Urban Life and Pandemics

By: Joel Kotkin

Appearing in: The Washington Post

Pandemics have always been the enemy of dense, urban life. Cities, where people live in close quarters and mix with people from other places, are ideal breeding grounds for contagions. So far, by contrast, there have been comparatively few coronavirus infections in the vast middle of the United States, particularly in the rural reaches. Read more

Kotkin Talks About the Two Middle Classes with Amanda Vanstone

With: Amanda Vanstone

On: Counterpoint on Australian Broadcasting Corporation

Joel Kotkin talks about the two distinct middle classes with Amanda Vanstone. The middle class is often broadly described as those who fall into the middle group of workers, compared to the bottom 20% and top 20%; and it’s been widely assumed that those in the middle class have shared interest and aspirations — but Kotkin explains that their interests increasingly diverge. Read the related piece by Joel, on the Two Middle Classes, that is referenced during this interview.

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Kotkin Talks with Dan Proft on The Two Middle Classes

By: Dan Proft
On: Dan Proft Show

Joel Kotkin talks with Dan Proft about how the two middle classes are distinct from each other, and are — or are not — being addressed by our political leaders. Read more

Democrats Have Found Their Own Autocrat

By: Conor Lynch
Appearing In: truthdig

Since Donald Trump captured the Republican nomination four years ago, mainstream media across the political spectrum have warned us about the rise of “populism.” The standard narrative goes something like this: those on the political extremes — especially the far-right but also the far-left—are rapidly gaining ground and subverting liberal democracy across the globe, ushering in a new age of authoritarianism.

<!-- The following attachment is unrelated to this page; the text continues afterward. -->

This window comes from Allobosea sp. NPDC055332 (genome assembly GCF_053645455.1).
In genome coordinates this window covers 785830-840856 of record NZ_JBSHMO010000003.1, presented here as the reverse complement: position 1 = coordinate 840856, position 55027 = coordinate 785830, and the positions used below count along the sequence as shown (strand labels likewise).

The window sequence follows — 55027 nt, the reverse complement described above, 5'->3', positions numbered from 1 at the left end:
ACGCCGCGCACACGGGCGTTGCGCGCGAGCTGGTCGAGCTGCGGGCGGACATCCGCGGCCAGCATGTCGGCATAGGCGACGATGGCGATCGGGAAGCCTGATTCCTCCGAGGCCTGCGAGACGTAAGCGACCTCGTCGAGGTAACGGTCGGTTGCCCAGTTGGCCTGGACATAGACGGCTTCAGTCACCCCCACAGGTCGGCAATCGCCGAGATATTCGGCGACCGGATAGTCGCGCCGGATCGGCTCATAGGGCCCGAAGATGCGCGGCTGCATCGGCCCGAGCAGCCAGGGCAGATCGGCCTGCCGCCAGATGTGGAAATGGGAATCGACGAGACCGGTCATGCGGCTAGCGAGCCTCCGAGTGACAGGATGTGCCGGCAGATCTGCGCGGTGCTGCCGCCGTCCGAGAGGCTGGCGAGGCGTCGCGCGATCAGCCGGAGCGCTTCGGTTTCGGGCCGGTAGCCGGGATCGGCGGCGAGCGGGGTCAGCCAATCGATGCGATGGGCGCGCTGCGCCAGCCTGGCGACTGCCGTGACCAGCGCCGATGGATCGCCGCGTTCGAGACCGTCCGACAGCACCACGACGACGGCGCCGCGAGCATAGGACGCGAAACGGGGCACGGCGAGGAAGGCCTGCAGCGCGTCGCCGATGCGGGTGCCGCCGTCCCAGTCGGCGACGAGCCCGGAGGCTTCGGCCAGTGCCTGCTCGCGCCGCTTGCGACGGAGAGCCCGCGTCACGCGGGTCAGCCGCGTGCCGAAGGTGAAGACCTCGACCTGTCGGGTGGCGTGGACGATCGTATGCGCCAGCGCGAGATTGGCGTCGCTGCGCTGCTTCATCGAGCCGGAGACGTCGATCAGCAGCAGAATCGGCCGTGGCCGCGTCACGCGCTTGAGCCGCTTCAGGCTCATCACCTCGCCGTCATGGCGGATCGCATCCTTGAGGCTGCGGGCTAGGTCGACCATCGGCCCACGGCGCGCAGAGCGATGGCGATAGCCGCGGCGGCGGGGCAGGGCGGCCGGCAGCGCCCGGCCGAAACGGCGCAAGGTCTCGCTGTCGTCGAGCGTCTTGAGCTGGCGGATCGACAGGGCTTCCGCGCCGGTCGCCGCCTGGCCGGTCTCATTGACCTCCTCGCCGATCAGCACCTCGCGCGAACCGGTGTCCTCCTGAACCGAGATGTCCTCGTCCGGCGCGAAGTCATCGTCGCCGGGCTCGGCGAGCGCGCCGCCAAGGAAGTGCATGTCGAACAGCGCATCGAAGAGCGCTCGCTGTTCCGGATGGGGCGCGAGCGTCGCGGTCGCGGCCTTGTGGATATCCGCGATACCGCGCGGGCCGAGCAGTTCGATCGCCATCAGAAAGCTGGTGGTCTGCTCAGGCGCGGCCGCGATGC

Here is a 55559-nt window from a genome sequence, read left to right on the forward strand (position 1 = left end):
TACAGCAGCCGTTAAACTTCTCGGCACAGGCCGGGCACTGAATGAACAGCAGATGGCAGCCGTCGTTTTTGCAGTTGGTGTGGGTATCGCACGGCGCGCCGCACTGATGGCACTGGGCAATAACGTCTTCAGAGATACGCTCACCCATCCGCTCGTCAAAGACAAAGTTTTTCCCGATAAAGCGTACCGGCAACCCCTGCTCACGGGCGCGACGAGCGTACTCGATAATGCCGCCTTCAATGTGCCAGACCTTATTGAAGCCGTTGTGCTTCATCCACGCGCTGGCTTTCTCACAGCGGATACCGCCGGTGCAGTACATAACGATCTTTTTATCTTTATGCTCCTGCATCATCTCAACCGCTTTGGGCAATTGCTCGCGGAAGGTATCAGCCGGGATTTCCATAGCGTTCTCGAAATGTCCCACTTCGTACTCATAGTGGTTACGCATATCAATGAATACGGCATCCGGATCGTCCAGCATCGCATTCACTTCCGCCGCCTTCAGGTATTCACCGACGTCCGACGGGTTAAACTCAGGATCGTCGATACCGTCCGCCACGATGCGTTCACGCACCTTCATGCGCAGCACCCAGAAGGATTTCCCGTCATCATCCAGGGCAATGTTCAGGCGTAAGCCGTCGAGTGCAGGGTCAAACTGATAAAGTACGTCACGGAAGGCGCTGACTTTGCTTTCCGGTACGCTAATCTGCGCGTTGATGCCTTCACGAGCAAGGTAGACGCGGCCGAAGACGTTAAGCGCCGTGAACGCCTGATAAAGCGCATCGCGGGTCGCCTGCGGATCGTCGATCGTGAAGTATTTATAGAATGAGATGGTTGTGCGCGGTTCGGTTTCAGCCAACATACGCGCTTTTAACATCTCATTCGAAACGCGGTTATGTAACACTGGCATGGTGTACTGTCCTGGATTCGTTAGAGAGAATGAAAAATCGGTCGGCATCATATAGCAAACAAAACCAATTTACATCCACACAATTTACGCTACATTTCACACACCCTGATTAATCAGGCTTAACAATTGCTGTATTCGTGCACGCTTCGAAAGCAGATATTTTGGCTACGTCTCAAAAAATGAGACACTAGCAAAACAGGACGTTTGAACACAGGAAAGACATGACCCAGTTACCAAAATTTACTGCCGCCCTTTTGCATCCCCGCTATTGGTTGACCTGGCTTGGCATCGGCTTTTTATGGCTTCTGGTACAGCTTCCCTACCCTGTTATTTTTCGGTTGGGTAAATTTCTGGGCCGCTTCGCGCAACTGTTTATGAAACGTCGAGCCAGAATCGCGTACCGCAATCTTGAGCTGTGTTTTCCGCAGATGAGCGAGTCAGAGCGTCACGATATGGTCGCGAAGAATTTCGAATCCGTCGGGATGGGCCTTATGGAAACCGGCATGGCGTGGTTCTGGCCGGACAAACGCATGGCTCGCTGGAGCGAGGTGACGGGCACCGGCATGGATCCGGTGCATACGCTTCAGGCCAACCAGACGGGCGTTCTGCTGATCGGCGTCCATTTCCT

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California’s Startup Economy: an Abundance of Attractions and Drawbacks

By: Leigh Buchanan
Appearing In: Inc

California is a land of contradictions. It is at once notorious for business-unfriendliness and the most entrepreneurial state in the nation; a place talented people swarm for the good life and flee because a good life is unaffordable. Read more

Will the Nuclear Family Die Out?

By: Carly Stern
Appearing in: Ozy | The Daily Dose

The nuclear family — where a father, mother and child live in one household — was crowned the mainstream gold standard since the post World War II boom. American sitcoms like I Love Lucy and Leave It to Beaver showed the viewing public what an idealized American family should look like. Fast forward to the 2000s, and the sitcom Modern Family is probably closer to a millennial’s reality.

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How the world has started to realize Africa’s potential

By: C. Gopinath
Appearing in: Business Line

After being ignored for many decades as a lost continent, perhaps what woke up Africa is digital connectivity with the rest of the world.

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Kotkin Talks with NPR on Leaving California

By: CNBC
On: Nightly Business Report with Jane Wells

People are leaving the state of California in droves and it could leave a lasting mark on the world’s 5th largest economy. Joel Kotkin addresses this topic on CNBC’s Nightly Business Report. Read more

Why Companies Are Leaving California For Other States

On: The Exchange
This video piece first appeared on CNBC

Why are companies leaving California for other states?

Charles Schwab is moving its headquarters from California to Texas. Joel Kotkin, Chapman University, joins ‘The Exchange’ to discuss why more and more companies are leaving California for other states. Read more

Checking in On the Gulf of Mexico, America’s Third Coast

By: D. Dowd Muska
This article first appeared in Newsday

Despise the culture and public policies of the nation’s coasts? You’re overlooking something: the Gulf of Mexico.

In 2012, Joel Kotkin observed that the U.S. “economy, long dominated by the East and West coasts, is undergoing a dramatic geographic shift” toward “the urbanized, broadly coastal region spanning the Gulf from Brownsville, Texas, to greater Tampa.” Crowning it an “emerging … center of industry, innovation and economic growth,” the scholar speculated that “the Third Coast could become one of the major forces in 21st-century America.” Read more